MW: I’ve never seen Frankenstein in that way. I need to look at your introduction and the notes. Can we count on guides to additional titles, or will these complete your series?
KSP: There will be six total. So, Sense and Sensibility and Heart of Darkness are out. Jane Eyre and Frankenstein are on their way. Next year, we’ll have The Scarlet Letter and Tess of the d’Urbervilles.
KSP: One American novel in there to represent, I guess. *laughter* I think I have a #MeToo #ChurchToo theme kind of thing running there. Especially with those two that are about, in different ways, sexual abuse and how society responds to it, and so I think those two books have some important things to say to us today.
MW: Who is your favorite author? Can be classic lit or not…
KSP: Just one, huh?
MW: I know; it’s so hard.
MW: Or top five or top three, if it makes it easier…
KSP: All right, so Jane Austen, Charles Dickens, Thomas Hardy and Jonathan Swift. Four.
MW: Who is your favorite person in Scripture?
KSP: The writer of Ecclesiastes. Does that count as a character?
KSP: I just love his questioning, his wrestling, you know, contradictions and synthesis.
MW: What are you currently reading, and what has it taught you?
KSP: I am doing a lot of reading for research. This is for research but sort of for me. I am reading George Saunders’ new book A Swim in the Pond in the Rain. It’s similar to the kinds of books I write. He is teaching writing students through it, and he is teaching them through various Russian short stories. The short stories are in the book, and he talks about them. The short stories are wonderful, and George Saunders is amazing, and so I am just loving the book.
MW: Gonna add that to my list. We are a global community, and we love exploring traditions. Is there a special tradition you and your family engage in or keep?
KSP: Well, I am not a super traditional or sentimental person, but I think I am more about rituals. I love daily rituals. I love doing the same thing every day. I get up in the morning; I go do barn chores. I stop and see my elderly parents because we built them a home on our land, and so I stop in and see them, and then, I have breakfast. If I am traveling or something else happens, I can’t do that, but especially this past year, I have been able to do this about every day, and of course, having dogs who love ritual and routine, as well, reinforces that. They don’t like to have their routine disrupted. I love the rhythms of daily life. I love having that and returning to it when it’s interrupted.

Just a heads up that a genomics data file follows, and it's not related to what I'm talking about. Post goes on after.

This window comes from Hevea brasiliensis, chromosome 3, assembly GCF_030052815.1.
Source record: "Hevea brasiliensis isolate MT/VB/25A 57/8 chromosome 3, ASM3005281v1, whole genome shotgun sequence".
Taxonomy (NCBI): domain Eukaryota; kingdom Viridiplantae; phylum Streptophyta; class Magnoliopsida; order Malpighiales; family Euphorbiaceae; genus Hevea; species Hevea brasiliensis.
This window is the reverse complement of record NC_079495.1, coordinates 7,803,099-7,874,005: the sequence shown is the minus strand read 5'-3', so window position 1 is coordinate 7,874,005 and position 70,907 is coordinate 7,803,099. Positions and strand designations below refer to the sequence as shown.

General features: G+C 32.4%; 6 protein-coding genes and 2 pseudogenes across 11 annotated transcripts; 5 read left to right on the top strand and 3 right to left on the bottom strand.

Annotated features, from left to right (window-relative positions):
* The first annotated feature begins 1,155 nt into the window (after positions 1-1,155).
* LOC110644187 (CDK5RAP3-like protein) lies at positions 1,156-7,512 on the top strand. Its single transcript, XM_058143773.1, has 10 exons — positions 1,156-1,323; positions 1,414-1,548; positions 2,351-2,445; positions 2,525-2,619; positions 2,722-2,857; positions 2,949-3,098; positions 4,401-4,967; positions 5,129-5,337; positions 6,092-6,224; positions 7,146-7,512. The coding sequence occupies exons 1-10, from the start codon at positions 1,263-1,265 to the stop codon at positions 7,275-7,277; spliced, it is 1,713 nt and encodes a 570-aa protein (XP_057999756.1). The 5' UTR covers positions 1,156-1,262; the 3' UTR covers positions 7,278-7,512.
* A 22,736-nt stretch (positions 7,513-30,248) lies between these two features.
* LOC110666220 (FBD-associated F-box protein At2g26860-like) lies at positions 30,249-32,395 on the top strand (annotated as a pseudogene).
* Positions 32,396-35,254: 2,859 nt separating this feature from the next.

“I love the rhythms of daily life.”
MW: That sounds really peaceful, being in nature. I am from a really rural part of Florida, and I miss that. Here is a question I love to ask most of our friends who share with us. If you had to define Christianity in one sentence, it would be:
KSP: Christianity is believing in Jesus Christ who is God and is Lord of the universe and Savior of your soul.
MW: I have loved our time together. I can think of a million other questions, but I want to be respectful of your time. Thank you for taking the time to share with us. I hope people will grab one of your guides and dive back into literature. I look forward to seeing other projects you will do. I appreciate following you. Everything you put out there contributes value. The honor is ours.
Make sure to follow KSP through the links below:
Karen Swallow Prior is the author of Booked: Literature in the Soul of Me (T. S. Poetry Press, 2012), Fierce Convictions: The Extraordinary Life of Hannah More—Poet, Reformer, Abolitionist (Thomas Nelson, 2014), and On Reading Well: Finding the Good Life through Great Literature (Brazos 2018). She is co-editor of Cultural Engagement: A Crash Course in Contemporary Issues (Zondervan 2019) and has contributed to numerous other books. Her writing has appeared at Christianity Today, The Atlantic, The Washington Post, First Things, Vox, Relevant, Think Christian, The Gospel Coalition, Religion News Service, Books and Culture and other places. She is a founding member of The Pelican Project, a Senior Fellow at the Trinity Forum, a Senior Fellow at the International Alliance for Christian Education, and a member of the Faith Advisory Council of the Humane Society of the United States.